In case you missed it: 3 big stories from our world

French Grunts, Squirrelfish, Blue Tang and soft coral on a shallow reef. Shot in Exuma Cays Land and Sea Park, Bahamas. (© Jeff Yonover)

Editor’s note: News about conservation and the environment is made every day, but some of it can fly under the radar. In a recurring feature, Human Nature shares three stories from the past week that you should know about.

  1. Massive starfish die-off is tied to global warming

Starfish deaths from wasting disease — which can disrupt entire ocean ecosystems — are correlated with higher ocean temperatures, a new study finds.

The story: Beginning in 2013, sunflower starfish, along with 19 other starfish species, began dying of a wasting disease at a rapid rate, Rebecca Hersher reported for NPR last week. A new study finds that similarly to how warmer ocean waters make coral susceptible to diseases that result in bleaching, warmer waters make starfish susceptible to the wasting disease.

The big picture: Starfish, specifically sunflower starfish, are marine predators that eat urchins, and urchins eat kelp. Without their natural predators, sea urchin populations have been booming and effectively clear-cutting kelp forests, which provide nursery habitat and protective vegetation for fish species. “We have higher biodiversity when we have more kelp. So it’s setting off a cascade,” said Joe Gaydos, the science director at the University of California, Davis’ SeaDoc Society and one author of the study. Kelp forests not only provide habitat for a host of marine species, they also store large amounts of carbon, helping to regulate Earth’s climate.

Read the story here.

  1. Polar vortex is here again. Yes, it’s connected to global warming.

The deadly cold temperatures in the Midwest last week are associated with climate change.

The story: While associating frigid weather with a warmer Earth may seem counterintuitive, the extreme temperatures in the U.S. last week are indeed caused by climate change and resulted from the polar vortex, Jennifer Francis reported for The Huffington Post last week. The polar vortex — a “river of wind” that forms around the North Pole during the winter — split in two and headed south, which also caused the North Pole to be around 25 degrees Fahrenheit warmer than usual.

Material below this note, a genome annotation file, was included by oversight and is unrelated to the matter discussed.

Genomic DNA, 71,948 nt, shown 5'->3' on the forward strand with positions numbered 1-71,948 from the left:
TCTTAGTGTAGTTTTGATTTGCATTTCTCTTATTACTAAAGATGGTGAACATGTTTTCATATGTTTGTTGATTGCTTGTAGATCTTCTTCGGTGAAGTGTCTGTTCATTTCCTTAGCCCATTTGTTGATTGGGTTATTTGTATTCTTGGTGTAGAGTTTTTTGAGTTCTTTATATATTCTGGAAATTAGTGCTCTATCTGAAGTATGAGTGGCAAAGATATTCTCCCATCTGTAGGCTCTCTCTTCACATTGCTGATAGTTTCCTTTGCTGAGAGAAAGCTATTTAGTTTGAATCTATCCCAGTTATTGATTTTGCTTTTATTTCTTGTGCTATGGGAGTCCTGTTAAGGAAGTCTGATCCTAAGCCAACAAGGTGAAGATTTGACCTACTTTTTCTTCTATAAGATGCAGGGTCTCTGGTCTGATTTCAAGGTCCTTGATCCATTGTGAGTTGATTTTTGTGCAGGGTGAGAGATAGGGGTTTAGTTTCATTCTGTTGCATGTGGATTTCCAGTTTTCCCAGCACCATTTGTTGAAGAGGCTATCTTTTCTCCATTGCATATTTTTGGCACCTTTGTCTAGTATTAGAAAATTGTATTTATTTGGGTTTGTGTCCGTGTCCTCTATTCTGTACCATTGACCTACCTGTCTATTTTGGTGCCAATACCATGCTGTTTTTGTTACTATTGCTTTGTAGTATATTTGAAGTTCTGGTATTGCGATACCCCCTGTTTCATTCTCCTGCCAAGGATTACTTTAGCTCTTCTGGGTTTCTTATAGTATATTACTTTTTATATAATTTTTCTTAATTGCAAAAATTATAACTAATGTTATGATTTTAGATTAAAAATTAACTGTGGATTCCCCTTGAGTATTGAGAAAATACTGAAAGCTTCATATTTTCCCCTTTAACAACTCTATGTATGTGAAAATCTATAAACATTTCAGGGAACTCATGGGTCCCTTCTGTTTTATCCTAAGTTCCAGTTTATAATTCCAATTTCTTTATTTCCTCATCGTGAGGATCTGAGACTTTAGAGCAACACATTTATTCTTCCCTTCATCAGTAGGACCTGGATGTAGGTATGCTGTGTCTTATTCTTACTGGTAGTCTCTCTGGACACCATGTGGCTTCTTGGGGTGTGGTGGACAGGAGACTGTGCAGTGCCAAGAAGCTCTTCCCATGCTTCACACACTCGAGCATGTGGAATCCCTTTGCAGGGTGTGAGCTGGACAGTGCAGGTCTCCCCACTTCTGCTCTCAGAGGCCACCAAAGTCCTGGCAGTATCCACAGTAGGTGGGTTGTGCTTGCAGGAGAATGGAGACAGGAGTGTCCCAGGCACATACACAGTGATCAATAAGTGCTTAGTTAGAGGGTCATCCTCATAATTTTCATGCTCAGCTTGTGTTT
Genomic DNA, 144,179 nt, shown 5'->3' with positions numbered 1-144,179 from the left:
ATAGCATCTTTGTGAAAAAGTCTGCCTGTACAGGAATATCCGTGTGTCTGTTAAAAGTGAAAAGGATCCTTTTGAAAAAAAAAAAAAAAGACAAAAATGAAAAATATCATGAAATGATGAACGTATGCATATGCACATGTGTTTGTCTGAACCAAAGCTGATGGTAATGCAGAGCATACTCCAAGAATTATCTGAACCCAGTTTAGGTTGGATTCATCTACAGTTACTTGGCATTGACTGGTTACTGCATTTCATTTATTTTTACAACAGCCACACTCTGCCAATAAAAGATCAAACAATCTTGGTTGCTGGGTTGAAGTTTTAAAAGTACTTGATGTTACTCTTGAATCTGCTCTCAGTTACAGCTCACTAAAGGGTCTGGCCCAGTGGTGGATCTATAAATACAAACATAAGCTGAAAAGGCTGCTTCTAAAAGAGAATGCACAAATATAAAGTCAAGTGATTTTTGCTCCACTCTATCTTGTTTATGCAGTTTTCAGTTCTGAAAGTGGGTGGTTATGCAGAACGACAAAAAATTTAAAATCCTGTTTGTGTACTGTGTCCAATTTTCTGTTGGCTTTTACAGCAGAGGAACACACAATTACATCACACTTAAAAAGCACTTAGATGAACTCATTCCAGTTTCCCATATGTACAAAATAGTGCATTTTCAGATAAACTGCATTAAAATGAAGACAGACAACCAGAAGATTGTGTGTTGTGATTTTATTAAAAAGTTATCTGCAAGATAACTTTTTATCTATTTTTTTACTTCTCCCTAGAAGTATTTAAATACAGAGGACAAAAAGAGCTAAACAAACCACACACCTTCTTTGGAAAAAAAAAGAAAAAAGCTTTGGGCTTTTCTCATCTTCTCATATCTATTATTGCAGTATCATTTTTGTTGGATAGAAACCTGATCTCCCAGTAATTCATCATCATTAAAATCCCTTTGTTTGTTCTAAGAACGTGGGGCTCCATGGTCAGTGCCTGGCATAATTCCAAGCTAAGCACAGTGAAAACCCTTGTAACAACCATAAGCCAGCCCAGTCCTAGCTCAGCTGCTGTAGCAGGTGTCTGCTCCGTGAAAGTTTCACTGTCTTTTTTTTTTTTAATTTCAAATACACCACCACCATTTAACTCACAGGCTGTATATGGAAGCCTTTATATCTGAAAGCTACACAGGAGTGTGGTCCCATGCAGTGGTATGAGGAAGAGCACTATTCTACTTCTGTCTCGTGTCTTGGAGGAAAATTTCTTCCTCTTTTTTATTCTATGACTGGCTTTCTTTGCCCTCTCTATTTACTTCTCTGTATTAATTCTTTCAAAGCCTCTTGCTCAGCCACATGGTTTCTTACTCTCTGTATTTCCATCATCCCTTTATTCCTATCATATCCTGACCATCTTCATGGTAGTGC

The big picture: Usually, the polar vortex stays North because of the pressure differences caused by extremely low temperatures in the Arctic and semi-warm temperatures in the, say, Midwest, but climate change has caused the Arctic to warm twice as fast as the rest of the world, disrupting this pressure difference and making the polar vortex less likely to stay north. “Symptoms of a changing climate are not always obvious or easy to understand, but their causes and future behaviors are increasingly coming into focus,” Francis wrote. “And it’s clear that at times, coping with global warming means arming ourselves with extra scarfs, mittens and long underwear.”

Read the story here.


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  1. To keep the planet flourishing, 30% of Earth needs protection by 2030

In December, many of the world’s largest conservation organizations — including Conservation International — posted a joint statement calling for 30 percent of the planet to be protected by 2030.

The story: The goal with protecting 30 percent of the planet by 2030 and 50 percent by 2050 is to fight climate change, protect biodiversity and stop extinctions, Emma Marris reported for National Geographic last week. As of last year, 14.9 percent of terrestrial Earth and 7.3 percent of oceans were formally protected, making this goal still attainable.

The big picture: Only 4 percent of Earth’s animals, by weight, are wild — the rest are livestock and humans — and wild animal populations have decreased by 60 percent in the past 50 years, mainly due to habitat loss. Protecting 30 percent of the world would provide habitat for biodiversity and also fight climate change by enabling trees and plants to capture climate-warming carbon dioxide from the atmosphere.

Read the story here.

Olivia DeSmit is a staff writer for Conservation International.

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